Academic journal article William and Mary Law Review

When Are Constitutional Rights Non-Absolute? McCutcheon, Conflicts, and the Sufficiency Question

Academic journal article William and Mary Law Review

When Are Constitutional Rights Non-Absolute? McCutcheon, Conflicts, and the Sufficiency Question

Article excerpt

Table of Contents  INTRODUCTION I. RIGHTS ABSOLUTISM, PAST AND PRESENT     A. The First Generation: Black and Meiklejohn     B. Dworkin's Rights as Trumps        1. Dworkin I           a. Is a "Higher Trump" Conceptually Consistent              with Dworkin's Framework?           b. What Qualifies as a Dworkinian "Higher Trump"?        2. Dworkin II     C. Three Arguments Against Rights Absolutism        1. Inter-Rights Conflicts: Rights Absolutism Wrongly           Presumes that Rights Cannot Conflict        2. Right-Interest Conflicts: Rights Absolutism Wrongly           Presumes that Rights Should Categorically Trump           Non-Rights Interests        3. Widespread Practice II. TWO ALTERNATIVES TO RIGHTS ABSOLUTISM     A. Hybrid Absolutism: Rawls's Political Liberalism        1. Three Types of Liberty .        2. Conflicts, and Rights Non-Absolutism, Among the           Basic Liberties        3. Does Rawls's Hybrid Overcome the Deficiencies of           Rights Absolutism?     B. Pure Rights Non-Absolutism        1. Rights as Shields        2. Rights as Devaluers of Non-Rights Considerations.        3. Rights as Principles           a. Are Rights Principles?           b. Decision-Making with Principles        4. Rights as Values, the Building Blocks of           Constitutional Culture           a. Adaptation and Growth           b. Constituting Public Culture        5. Rights as Heuristics III. THE SUFFICIENCY QUESTION      A. Intra-Right and Inter-Rights Conflicts      B. Right-Interest Conflicts . IV.  TOWARDS A SUFFICIENCY METHODOLOGY V.   MCCUTCHEON REVISITED 

INTRODUCTION

In McCutcheon v. Federal Election Commission (FEC), the Supreme Court struck down the aggregate limits provision of the Bipartisan Campaign Reform Act of 2002 (BCRA), which capped the total amount of money a donor was permitted to contribute to all candidates and political committees during a single election cycle. (1) Chief Justice Roberts's four-Justice plurality opinion concluded that the provision ran afoul of free speech, because it violated the "right to participate in democracy through political contributions." (2)

Why precisely was the law unconstitutional? Not simply because the law restricted political contributions; the plurality acknowledged the right to participate through contributions "is not absolute," and that other cases had upheld contribution restrictions. (3) Rather, the plurality concluded the law did not further the only legitimate purpose--prevention of quid pro quo' corruption or its appearance" (4)--they thought could justify restricting the First Amendment right. (5) The four dissenting Justices thought a broader range of governmental goals could justify such restrictions--including "maintaining the integrity of our public governmental institutions" (6)--and that the BCRA's aggregate limits advanced that interest. (7) Justice Thomas, writing in a separate concurrence, agreed that the First Amendment right implicated by the BCRA was not absolute, but thought it properly subject to strict scrutiny. (8)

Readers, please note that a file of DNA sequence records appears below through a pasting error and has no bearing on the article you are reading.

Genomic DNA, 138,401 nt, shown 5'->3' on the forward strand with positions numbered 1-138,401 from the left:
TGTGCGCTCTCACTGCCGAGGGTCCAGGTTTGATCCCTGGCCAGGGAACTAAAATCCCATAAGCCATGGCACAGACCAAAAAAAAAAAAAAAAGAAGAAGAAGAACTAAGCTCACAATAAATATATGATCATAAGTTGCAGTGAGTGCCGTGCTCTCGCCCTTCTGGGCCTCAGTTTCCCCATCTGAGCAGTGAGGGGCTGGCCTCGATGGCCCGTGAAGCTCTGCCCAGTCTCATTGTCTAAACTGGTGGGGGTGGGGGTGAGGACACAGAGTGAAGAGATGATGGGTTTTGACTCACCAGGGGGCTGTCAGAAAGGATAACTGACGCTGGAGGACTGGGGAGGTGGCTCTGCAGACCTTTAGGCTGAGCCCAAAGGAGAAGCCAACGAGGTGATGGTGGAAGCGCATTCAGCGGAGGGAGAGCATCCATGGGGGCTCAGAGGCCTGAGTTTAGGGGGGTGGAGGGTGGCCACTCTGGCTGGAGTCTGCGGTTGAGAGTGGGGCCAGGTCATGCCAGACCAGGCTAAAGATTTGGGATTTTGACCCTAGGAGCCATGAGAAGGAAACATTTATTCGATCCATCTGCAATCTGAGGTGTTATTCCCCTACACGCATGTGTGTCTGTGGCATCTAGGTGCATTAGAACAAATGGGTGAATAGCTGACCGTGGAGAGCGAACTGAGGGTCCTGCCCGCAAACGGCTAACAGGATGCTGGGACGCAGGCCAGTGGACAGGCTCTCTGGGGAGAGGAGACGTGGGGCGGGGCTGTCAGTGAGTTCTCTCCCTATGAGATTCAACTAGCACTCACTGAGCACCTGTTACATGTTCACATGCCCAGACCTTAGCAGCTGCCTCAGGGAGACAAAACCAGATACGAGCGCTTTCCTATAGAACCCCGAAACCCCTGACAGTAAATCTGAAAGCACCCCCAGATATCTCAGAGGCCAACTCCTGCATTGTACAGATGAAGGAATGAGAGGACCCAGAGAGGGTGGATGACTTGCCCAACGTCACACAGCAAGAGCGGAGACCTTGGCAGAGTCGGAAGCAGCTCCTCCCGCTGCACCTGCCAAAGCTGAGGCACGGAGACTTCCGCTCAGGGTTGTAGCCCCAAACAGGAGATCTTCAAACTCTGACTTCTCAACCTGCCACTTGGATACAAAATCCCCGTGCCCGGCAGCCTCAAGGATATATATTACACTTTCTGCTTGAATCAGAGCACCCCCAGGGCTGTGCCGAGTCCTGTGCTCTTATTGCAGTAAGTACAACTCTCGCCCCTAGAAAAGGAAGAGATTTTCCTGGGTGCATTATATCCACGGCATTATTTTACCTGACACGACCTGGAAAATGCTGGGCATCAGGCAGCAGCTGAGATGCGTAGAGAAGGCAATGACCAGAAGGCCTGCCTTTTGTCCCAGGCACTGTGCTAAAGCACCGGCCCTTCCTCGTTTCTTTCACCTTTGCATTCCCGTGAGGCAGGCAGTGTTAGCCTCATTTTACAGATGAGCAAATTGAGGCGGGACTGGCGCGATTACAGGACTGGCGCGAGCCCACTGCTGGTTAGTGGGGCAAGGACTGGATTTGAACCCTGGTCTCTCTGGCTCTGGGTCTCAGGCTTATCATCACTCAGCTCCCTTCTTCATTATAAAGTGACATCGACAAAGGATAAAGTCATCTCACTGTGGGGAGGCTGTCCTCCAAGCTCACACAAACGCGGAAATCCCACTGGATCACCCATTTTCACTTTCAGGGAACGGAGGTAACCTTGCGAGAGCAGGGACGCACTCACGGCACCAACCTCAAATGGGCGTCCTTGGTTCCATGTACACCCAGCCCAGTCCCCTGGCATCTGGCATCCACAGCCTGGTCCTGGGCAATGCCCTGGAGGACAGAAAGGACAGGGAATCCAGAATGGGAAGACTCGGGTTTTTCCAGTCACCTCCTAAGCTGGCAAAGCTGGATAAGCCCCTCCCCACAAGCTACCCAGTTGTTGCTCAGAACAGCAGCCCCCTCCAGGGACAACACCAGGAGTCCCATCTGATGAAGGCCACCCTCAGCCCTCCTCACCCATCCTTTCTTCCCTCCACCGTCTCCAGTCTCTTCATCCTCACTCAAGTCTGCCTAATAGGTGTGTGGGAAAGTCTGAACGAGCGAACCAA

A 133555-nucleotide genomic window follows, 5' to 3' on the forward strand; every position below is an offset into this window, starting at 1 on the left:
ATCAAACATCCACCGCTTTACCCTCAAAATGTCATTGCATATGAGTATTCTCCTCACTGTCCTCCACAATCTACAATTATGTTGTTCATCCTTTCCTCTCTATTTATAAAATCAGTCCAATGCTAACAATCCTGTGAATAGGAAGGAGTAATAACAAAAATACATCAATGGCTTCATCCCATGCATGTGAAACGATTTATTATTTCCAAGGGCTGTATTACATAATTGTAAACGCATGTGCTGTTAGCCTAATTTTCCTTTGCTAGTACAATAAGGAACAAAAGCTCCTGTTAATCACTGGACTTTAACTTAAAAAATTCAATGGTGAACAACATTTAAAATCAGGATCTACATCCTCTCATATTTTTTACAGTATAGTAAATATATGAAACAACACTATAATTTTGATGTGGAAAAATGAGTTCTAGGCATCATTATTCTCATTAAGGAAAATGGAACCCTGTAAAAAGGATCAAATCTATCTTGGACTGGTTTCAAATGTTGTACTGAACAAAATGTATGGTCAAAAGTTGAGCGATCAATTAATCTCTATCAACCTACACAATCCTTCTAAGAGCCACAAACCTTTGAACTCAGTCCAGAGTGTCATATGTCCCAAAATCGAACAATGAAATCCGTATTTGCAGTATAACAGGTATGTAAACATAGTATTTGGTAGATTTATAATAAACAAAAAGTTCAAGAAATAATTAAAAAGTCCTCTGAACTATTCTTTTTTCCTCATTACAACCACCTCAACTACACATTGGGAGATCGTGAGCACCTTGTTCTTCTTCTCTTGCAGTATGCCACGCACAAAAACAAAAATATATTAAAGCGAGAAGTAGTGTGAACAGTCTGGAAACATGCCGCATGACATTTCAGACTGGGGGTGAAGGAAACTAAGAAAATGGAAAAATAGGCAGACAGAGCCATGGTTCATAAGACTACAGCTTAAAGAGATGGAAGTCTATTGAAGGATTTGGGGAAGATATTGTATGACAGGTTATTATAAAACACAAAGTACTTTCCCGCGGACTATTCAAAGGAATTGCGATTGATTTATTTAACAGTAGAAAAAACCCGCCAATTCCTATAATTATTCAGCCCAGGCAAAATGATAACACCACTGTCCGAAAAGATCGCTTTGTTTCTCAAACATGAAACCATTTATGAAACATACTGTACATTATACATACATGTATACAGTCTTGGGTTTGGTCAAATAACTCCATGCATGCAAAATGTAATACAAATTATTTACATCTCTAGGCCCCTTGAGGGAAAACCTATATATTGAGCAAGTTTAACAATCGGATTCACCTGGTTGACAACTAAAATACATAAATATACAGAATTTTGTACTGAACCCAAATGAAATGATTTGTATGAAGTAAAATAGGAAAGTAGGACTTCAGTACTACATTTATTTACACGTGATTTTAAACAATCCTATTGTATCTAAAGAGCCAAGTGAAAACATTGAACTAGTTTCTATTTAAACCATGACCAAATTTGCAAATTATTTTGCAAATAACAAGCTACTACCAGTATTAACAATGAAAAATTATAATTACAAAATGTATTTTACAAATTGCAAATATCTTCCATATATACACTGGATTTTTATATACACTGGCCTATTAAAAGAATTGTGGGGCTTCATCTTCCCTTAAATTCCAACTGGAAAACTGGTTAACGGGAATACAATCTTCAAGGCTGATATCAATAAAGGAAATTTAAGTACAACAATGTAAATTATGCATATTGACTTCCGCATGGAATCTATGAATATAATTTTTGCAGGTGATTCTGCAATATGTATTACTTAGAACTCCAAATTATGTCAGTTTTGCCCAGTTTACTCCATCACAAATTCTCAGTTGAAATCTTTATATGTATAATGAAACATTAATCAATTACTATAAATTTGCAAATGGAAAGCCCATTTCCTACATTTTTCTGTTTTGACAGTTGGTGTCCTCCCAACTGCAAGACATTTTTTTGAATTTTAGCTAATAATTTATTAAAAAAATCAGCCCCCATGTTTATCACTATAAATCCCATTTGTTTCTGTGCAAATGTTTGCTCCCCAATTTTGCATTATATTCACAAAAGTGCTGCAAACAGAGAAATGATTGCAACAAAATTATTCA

In short, all nine Justices agreed the constitutional right at issue was not absolute, but disagreed as to what purposes might justify the right's limitation. This Article asks a basic general question: What criteria appropriately determine what qualifies as a sufficiently important reason to limit a constitutional right? Call this the "Sufficiency Question."

The Sufficiency Question is not limited to the First Amendment, but applies generally insofar as virtually no constitutional rights are absolute under contemporary doctrine. For instance, most fundamental constitutional rights are protected by strict scrutiny and can be regulated to achieve a "compelling governmental interest." (9) Many constitutional rights can be regulated for even less pressing reasons--indeed, the McCutcheon plurality applied something less than strict scrutiny, demanding only a "sufficiently important interest. …

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